“People ask me, ‘How long have you been in your industry?’ I sometimes answer, ‘How old are you?’ I get a lot of emails saying, ‘I have watched you since I was 12 years old.’ I wanna ask, ‘How old are you now, 15?’ Our community is youth-obsessed but I find the youth is obsessed with the papis and the daddies. I get these random emails that say, ‘I really like having sex with older men.’ When did that happen?”

But Brandon isn’t complaining. Despite a drug relapse — he has been clean for a second time almost three years now, following a nine-month binge that nearly destroyed him again — he’s as happy and focused and well-adjusted as he’s ever been. And like Lady Gaga, he credits his little — well, not so little — Monster.

This article appeared in the Dallas Voice print edition July 29, 2011.

—  Michael Stephens

Stage reviews: ‘Inishmore,’ ‘Death Is No Small Change!’

TERRORIST AT WORK  |  A cruel Irishman (Matt Moore, right) plies his trade on a drug pusher (Matt Tolbert) in ‘The Lieutenant of Inishmore.’ (Photo by Mark Oristano)

Pussy gore-lore

‘Inishmore’ makes cat torture funny; Pegasus mounts a colorful black & white play

ARNOLD WAYNE JONES  |  Life+Style Editor
jones@dallasvoice.com

The Lieutenant of Inishmore is a horror-comedy about a dead cat and a terrorist, which sounds neither horrific nor comedic, and that’s sort of the idea. An unbalanced 20-year-old lad named Padraic (Matt Moore), who was drummed out of the Irish Republican Army for being too cruel, learns his boyhood cat, Wee Thomas, is ill and rushes home to see him.

Wee Thomas isn’t actually ill, though — he’s already had his brains smashed out before the play begins, and his father (Jason C. Kane) and skittish local boy Davey (Tony Daussat), who may have done the deed, are just trying to let Padraic down easy. Because if Padraic finds out what really happened … well, that’s a road best not traveled.

This is playwright Martin McDonagh’s bloodiest dark comedy, a gorefest that has more exploding, gooey brains and missing eyeballs than a Freddy Kruger film. It would be even more disgusting if it weren’t so funny.

But this production could be funnier. Daussat in particular is an unmined vein of comic gold. Davey, the long-haired, hyperbolic, possibly gay town idiot cannot be ratcheted up too high on the hysterical meter. He needs to come out like a Roman candle, befuddled but frantic, but Daussat never achieves that level. I’ve also heard a more authentic accent in Irish Spring ads (or, for that matter, family reunions).

By the second act, the show hits its rhythm: Not only does a crew of terrorist rivals (Clay Yocum, Evan Fuller, Ian Ferguson) add energy and better brogues to the mix, but the bloodletting rises to horrendous levels (by the end, actress Kayla Carlyle looks like she’s just come from Carrie’s high school prom). Director Terry Martin and special effects whiz Steve Tolin don’t shy from the excess, which is where this play really succeeds. McDonagh’s genius is being entertaining and disgusting at the same time. Who doesn’t wanna meet that challenge?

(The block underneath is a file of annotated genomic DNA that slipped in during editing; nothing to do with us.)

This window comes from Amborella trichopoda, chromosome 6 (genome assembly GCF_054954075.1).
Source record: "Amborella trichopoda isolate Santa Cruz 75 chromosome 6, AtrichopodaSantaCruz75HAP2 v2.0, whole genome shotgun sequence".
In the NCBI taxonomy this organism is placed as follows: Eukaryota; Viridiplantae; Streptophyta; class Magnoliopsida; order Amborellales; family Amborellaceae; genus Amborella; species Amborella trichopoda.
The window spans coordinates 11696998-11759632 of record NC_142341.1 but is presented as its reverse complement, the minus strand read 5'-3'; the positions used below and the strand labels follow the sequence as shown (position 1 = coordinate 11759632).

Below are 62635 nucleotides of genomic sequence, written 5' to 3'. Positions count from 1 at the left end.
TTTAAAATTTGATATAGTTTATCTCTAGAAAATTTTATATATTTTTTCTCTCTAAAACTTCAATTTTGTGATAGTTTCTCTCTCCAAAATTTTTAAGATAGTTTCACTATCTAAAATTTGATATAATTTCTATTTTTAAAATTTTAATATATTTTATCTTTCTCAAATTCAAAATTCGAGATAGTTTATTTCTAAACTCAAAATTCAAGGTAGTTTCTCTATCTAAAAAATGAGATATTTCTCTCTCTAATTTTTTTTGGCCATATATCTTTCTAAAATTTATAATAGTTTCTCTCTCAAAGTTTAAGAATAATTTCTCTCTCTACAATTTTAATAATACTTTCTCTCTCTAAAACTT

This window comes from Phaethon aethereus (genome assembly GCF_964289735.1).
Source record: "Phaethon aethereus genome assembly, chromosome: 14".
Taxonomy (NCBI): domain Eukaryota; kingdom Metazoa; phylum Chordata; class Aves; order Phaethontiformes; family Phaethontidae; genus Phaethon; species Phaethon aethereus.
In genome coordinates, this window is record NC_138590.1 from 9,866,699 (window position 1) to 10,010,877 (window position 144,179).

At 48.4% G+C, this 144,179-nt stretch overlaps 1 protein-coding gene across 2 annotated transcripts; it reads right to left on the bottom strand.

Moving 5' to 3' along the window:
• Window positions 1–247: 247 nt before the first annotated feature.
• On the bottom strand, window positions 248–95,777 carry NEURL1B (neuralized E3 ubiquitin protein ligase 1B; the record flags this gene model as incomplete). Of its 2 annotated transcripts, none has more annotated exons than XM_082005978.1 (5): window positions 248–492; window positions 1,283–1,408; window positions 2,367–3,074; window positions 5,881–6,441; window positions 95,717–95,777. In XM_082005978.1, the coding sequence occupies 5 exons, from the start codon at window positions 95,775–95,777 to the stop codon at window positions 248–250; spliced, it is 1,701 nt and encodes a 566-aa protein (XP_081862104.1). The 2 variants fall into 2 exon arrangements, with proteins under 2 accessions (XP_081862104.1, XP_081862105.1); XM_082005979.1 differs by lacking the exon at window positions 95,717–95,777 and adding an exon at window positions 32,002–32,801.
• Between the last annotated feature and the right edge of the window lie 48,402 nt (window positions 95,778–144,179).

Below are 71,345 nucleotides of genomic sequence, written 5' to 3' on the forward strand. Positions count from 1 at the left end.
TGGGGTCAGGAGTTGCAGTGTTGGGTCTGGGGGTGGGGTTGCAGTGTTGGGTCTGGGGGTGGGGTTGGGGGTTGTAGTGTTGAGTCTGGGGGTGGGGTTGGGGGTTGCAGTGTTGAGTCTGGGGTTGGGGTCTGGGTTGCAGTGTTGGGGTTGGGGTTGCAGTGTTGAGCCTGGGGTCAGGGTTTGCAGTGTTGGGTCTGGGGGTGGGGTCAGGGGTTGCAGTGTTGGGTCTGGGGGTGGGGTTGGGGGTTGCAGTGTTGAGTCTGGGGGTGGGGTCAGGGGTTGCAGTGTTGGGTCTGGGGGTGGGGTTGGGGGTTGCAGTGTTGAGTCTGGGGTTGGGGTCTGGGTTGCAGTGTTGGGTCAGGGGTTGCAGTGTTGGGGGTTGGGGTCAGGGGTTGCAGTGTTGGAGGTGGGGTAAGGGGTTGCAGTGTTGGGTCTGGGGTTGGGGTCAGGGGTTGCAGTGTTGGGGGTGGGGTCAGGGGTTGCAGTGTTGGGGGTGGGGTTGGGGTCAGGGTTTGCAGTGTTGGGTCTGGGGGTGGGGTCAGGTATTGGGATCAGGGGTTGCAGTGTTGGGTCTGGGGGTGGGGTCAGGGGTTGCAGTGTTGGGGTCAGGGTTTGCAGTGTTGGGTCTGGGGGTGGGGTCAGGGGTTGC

The selling point of Pegasus Theatre’s “black & white plays” has always been their black & whiteness — a masterful effect that makes everything onstage appear grey, as if from a 1940s B-movie. Each new play deals with famed but bumbling private eye Harry Hunsacker (Pegasus founder and playwright Kurt Kleinmann), the Mr. Magoo of crime solving who loveably stumbled on the solution with the help of his “best friend and paid by the hour assistant Nigel” (Ben Bryant). The mysteries — convoluted potboilers that do keep you guessing — are usually hit-and-miss affairs, rising and falling on the jokes and casts.

It’s ironic, then, that the b&w effect the night I saw the latest, Death Is No Small Change!, it had some flaws (a blue light from a Tesla coil, a few patches of uncovered skin) but the production itself was just dandy. Director Susan Sargeant keeps up a brisk pace (until the inevitably talky explanation), and stages the comings and goings smoothly.

This is probably Kleinmann’s best play, with surprisingly strong characters for a melodrama, performed nicely by the actors (many of them Pegasus vets): The ghoulish butler Sebastian (hysterically overplayed by David Benn with Karloffian creepiness) and the mad scientist (given Shakespearean bravado by Mario Cabrera) are especial standouts, getting into its William Castle-like “spooky mansion” ethos. They turn it into something Pegasus shows usually aren’t: Colorful.

This article appeared in the Dallas Voice print edition Jan. 14, 2011.

—  John Wright